Ask 10 different parents how they treat their children's ADHD and you're likely to get 10 different answers. That's because treatment for ADHD is personalized. Depending on the child, treatment can include:
A single medicine
Combination of medicines
Medicine plus behavioral therapy
Often, medicine treatment for ADHD starts with a stimulant drug, such as:
Your son or daughter was just diagnosed with ADHD, or attention deficit
hyperactivity disorder. And as you sat there in the office, listening to the
doctor tick off the symptoms – the attention problems, the disorganization, the
fidgeting – you recognized yourself. Suddenly, you wonder: Could I have adult
You very well might. ADHD runs in families, and experts say that for any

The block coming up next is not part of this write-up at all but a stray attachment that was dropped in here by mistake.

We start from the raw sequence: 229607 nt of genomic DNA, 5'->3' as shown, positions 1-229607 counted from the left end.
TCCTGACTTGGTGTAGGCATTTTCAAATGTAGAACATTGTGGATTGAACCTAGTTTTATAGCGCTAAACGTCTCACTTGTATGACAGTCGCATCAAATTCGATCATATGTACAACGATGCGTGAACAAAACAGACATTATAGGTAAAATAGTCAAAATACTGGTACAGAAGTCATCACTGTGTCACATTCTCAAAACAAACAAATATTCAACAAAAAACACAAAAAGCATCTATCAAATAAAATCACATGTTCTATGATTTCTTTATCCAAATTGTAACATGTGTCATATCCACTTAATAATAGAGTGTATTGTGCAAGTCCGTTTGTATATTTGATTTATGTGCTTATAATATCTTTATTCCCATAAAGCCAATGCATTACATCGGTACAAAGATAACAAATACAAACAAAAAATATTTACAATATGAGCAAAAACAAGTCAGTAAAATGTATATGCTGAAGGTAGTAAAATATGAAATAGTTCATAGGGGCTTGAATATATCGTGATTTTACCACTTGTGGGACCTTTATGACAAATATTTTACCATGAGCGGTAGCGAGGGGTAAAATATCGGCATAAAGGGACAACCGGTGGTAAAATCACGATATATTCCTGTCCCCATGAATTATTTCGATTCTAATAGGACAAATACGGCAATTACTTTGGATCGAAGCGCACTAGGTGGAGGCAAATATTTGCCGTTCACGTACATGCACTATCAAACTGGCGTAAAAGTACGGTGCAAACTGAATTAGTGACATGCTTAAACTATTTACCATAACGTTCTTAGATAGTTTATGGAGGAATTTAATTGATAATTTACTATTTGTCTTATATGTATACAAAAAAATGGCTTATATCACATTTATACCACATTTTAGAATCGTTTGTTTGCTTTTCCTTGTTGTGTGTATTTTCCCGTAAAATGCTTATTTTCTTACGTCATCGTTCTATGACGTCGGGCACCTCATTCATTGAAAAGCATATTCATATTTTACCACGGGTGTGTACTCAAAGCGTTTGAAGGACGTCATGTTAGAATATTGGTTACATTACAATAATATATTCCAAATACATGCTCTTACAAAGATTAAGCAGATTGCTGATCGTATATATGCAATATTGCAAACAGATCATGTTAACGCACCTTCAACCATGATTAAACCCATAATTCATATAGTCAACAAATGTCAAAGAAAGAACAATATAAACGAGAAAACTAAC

child with ADHD, there’s a 30% to 40% chance that one of the parents has
But for many adults, the idea...
Here's a closer look at these drugs and others that are used as part of adjunctive therapy:
Strattera was the first non-stimulant drug approved to treat ADHD. It works by increasing amounts of chemicals called norepinephrine and dopamine in the brain. This helps lessen ADHD symptoms such as hyperactivity and impulsive behavior.
Strattera is approved for kids aged 6 and older.
Strattera can be prescribed alone. Or, it can be added to the stimulant drugs as an adjunctive treatment.
Side effects from Strattera can include:
These side effects tend to be less pronounced with Strattera than with traditional stimulants.
In rare cases, Strattera has been linked to heart or liver problems. The drug also carries a warning from the FDA about the risk of suicidal thoughts in children and teenagers.
Let your doctor know if your child has suicidal thoughts before taking this drug. Also watch for unusual behavior changes while your child is on this medicine and report them to your doctor.
Two drugs called alpha-2 agonists, in extended release form, are now formally approved to treat kids with ADHD: